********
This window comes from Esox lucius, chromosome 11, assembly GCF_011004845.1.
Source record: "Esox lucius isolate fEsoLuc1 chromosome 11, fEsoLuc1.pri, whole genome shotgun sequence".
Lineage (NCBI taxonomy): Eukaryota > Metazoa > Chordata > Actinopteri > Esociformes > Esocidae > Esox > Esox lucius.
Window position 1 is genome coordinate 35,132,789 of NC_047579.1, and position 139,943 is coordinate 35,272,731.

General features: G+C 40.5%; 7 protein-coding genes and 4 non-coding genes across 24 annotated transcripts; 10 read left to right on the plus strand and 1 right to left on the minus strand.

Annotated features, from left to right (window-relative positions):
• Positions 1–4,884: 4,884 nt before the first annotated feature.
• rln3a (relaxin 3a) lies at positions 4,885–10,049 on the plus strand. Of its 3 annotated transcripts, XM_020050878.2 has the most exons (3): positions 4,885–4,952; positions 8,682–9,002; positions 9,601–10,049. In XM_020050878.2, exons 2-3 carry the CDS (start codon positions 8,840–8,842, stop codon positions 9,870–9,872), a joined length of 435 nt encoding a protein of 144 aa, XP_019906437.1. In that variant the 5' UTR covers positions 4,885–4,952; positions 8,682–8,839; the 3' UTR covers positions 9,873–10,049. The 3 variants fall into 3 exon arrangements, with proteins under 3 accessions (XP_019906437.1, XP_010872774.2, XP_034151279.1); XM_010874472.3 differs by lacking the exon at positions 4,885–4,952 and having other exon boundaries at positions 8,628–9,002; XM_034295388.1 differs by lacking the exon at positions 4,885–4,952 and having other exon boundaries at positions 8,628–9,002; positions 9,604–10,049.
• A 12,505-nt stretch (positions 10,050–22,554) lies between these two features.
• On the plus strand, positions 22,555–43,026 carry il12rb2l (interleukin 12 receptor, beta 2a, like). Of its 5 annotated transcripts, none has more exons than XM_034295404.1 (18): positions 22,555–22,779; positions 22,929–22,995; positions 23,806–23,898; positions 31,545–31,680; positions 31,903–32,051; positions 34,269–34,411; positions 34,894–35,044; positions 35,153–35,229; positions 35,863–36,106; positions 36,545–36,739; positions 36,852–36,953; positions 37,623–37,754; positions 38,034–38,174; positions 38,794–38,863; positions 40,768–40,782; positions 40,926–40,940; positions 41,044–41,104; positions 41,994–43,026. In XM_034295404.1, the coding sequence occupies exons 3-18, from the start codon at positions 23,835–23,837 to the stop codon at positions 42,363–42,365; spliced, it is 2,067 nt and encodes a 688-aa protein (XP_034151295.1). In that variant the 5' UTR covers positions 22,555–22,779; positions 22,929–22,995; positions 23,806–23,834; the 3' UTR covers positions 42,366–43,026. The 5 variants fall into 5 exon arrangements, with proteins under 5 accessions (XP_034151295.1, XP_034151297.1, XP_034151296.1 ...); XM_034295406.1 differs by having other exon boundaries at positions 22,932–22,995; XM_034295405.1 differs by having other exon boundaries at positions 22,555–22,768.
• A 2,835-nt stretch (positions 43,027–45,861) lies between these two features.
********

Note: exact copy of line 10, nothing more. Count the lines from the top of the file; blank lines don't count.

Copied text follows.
• On the plus strand, positions 22,555–43,026 carry il12rb2l (interleukin 12 receptor, beta 2a, like). Of its 5 annotated transcripts, none has more exons than XM_034295404.1 (18): positions 22,555–22,779; positions 22,929–22,995; positions 23,806–23,898; positions 31,545–31,680; positions 31,903–32,051; positions 34,269–34,411; positions 34,894–35,044; positions 35,153–35,229; positions 35,863–36,106; positions 36,545–36,739; positions 36,852–36,953; positions 37,623–37,754; positions 38,034–38,174; positions 38,794–38,863; positions 40,768–40,782; positions 40,926–40,940; positions 41,044–41,104; positions 41,994–43,026. In XM_034295404.1, the coding sequence occupies exons 3-18, from the start codon at positions 23,835–23,837 to the stop codon at positions 42,363–42,365; spliced, it is 2,067 nt and encodes a 688-aa protein (XP_034151295.1). In that variant the 5' UTR covers positions 22,555–22,779; positions 22,929–22,995; positions 23,806–23,834; the 3' UTR covers positions 42,366–43,026. The 5 variants fall into 5 exon arrangements, with proteins under 5 accessions (XP_034151295.1, XP_034151297.1, XP_034151296.1 ...); XM_034295406.1 differs by having other exon boundaries at positions 22,932–22,995; XM_034295405.1 differs by having other exon boundaries at positions 22,555–22,768.